The replenishment events of major global funds tend to be donor-dominated affairs, but on 2nd February 2018 the replenishment of the Global Partnership for Education (GPE) promises to be different. For the first time ever a replenishment conference will take place in Africa – hosted by Senegal – and on this occasion the financing commitments made by developing country governments to their own citizens will be as important as pledges made by donors.
Education is different to other sectors. You cannot finance progress on education with short term, unpredictable aid – because education is a long term investment that yields long term returns – and the major costs that need to be covered are the salaries of professional teachers. Aid to education becomes valuable to the extent that it can leverage predictable and sustainable domestic investments.
Civil society organisations have come together to seize the opportunity presented by the GPE replenishment, agreeing a compact on domestic financing of education.This compact calls on developing countries to make early pledges to increase financing for education from their own budgets – as a means to leverage greater commitments from donors. It calls for governments to agree such pledges at the highest level, with approval from by Heads of State, Ministers of Finance and national parliaments, making sure all commitments are included in relevant annual budgets and medium term expenditure documents.
At the last GPE replenishment, developing countries pledged over $26 billion of new funding (compared to just $2.1 billion pledged by donors), but too many of those pledges lacked credibility so this time we are calling for all commitments to be based on agreed baseline figures, with clearly expressed targets and a commitment to track and report on pledges over time in a fully transparent way. This is essential for accountability – a crucial issue that has been highlighted by the latest Global Education Monitoring Report.
There are many different ways in which developing countries could formulate a credible pledge to increase financing for education. GPE has tended to focus only on pledges that involve increasing the share of the national budget being spent on education (towards at least 20% of national budgets). Unfortunately GPE is encouraging governments to calculate the share of the budget after debt servicing has been taken off – which has the undesirable consequence of making the burden of debt invisible. We ought to be looking at the percentage of total government spending allocated to education, before debt servicing, so that we can see more clearly the extent to which repaying debt is undermining spending on education.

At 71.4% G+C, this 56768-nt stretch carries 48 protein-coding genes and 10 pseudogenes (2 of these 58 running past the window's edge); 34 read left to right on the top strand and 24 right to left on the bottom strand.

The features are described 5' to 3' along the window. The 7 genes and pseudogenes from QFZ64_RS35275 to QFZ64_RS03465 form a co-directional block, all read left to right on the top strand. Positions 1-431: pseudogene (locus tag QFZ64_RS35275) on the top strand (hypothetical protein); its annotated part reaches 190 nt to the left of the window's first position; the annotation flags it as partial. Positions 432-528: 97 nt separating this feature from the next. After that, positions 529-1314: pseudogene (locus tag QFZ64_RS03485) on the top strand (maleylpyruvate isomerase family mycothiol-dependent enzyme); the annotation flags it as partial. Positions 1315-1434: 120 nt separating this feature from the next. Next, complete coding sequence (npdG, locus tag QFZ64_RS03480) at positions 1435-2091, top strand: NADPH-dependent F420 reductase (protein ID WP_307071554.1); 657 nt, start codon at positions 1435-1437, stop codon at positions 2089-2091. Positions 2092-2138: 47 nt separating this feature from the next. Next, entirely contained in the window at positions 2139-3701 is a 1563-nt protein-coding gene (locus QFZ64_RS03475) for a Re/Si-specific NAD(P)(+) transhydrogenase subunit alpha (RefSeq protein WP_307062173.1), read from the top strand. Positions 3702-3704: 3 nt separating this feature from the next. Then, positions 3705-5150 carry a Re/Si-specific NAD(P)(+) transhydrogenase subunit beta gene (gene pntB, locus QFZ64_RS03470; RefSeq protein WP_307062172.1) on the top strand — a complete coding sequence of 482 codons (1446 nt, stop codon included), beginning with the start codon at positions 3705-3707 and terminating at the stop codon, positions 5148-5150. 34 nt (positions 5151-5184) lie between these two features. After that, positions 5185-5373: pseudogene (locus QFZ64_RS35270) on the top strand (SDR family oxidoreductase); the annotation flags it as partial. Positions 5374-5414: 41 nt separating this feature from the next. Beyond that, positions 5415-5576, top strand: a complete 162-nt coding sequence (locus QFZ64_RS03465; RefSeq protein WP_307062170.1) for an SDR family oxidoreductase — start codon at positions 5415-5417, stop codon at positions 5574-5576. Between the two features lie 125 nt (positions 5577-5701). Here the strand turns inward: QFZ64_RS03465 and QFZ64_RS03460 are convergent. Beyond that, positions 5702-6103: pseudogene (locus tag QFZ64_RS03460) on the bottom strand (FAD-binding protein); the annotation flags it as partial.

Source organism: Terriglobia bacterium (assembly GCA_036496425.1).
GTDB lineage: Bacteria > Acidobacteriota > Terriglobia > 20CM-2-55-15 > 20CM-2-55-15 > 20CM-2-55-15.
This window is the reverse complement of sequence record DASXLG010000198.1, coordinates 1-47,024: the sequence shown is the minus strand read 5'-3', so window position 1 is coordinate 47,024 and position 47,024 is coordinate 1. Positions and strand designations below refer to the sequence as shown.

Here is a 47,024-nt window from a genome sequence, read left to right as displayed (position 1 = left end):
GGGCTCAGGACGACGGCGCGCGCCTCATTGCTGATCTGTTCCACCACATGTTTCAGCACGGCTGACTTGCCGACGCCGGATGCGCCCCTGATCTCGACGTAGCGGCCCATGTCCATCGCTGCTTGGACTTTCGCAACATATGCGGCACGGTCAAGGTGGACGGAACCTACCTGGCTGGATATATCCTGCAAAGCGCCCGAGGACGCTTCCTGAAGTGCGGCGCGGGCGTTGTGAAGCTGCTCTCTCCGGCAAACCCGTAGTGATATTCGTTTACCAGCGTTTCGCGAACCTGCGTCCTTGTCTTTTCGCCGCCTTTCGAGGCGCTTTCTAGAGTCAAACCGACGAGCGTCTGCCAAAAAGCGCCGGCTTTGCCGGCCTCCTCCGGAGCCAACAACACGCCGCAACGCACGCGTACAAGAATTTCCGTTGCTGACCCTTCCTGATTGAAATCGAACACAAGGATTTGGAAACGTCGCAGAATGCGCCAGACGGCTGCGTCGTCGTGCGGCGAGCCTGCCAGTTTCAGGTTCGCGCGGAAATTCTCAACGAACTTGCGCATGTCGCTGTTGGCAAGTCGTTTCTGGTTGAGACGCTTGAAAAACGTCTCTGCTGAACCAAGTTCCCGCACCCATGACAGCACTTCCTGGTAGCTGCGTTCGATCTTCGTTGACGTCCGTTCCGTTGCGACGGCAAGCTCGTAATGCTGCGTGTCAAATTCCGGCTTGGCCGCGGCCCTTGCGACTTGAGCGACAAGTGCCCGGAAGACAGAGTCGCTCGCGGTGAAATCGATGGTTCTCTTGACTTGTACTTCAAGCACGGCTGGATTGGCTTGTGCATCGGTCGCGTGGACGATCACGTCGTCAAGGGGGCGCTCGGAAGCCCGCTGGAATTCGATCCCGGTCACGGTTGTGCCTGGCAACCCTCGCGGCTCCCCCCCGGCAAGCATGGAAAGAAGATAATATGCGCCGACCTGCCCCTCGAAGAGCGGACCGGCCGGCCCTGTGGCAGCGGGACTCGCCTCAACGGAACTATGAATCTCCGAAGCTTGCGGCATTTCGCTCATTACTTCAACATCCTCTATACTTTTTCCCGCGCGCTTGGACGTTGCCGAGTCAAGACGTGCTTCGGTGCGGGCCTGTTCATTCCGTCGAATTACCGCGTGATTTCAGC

However, the share of the budget spent on education is not the only indicator that should be valued. Somecountries already spend 20% of the budget on education but still lack the resources needed to guarantee quality public education as they have a very low tax base. For this reason, we want to encourage governments to also consider making credible pledges to expand their domestic tax base in progressive ways (targeting a tax to GDP ratio of at least 20%). This could be achieved in many ways, for example by clamping down on aggressive tax avoidance, by ending what the IMF term as ‘harmful tax incentives’ or by introducing new earmarked taxes for education.
However as the Paradise Papers show, aggressive tax avoidance is a global issue and some of the solutions for developing countries to expand their revenue require globally coordinated action. Gordon Brown has recently called on the G20 to take action to close down tax havens but we also need to end the control of the OECD over global tax policies and support the creation of democratic inter-governmental body that is fully resourced and empowered to set and enforce global tax rules. In the longer term we will need to explore the potential of a global wealth tax as proposed by Thomas Piketty or a financial transactions tax (as proposed by the EU). Developing countries that prioritise spending on education in their own national budgets stand to gain enormously from global progress on tax justice and should add their voice to calls for fundamental reforms.
The compact on domestic finance of education also encourages developing country governments to consider making pledges to increase the sensitivity of education budgets – paying greater attention to equity and inclusion. Too often education budgets are skewed in favour of elites and fail to target sufficient spending on basic education or specific measures to support girls or increase the inclusion of children with disabilities.
Regardless of how much money is allocated to education it will not deliver change unless it arrives in practice. Transparency International have documented some shocking forms of corruption in education and if we are to reduce this we need to increase the independent scrutiny of education spending to make sure funds truly arrive on the frontline in schools, especially in disadvantaged areas. Action to ensure budgets are transparent and that funds are tracked independently (including with help from civil society) can help to ensure that new resources are converted into real delivery on the ground.
The compact on domestic financing ends by calling on developing country governments to adding to the collective voice for education - using any sub-regional, regional or international forums to come together and vocalise their support for greater investment in education. The moral power of developing country governments showing their own deep commitment to education could help to make the GPE replenishment a truly momentous event – but the struggle for sustainable financing of education will need to continue long after delegates have left Dakar.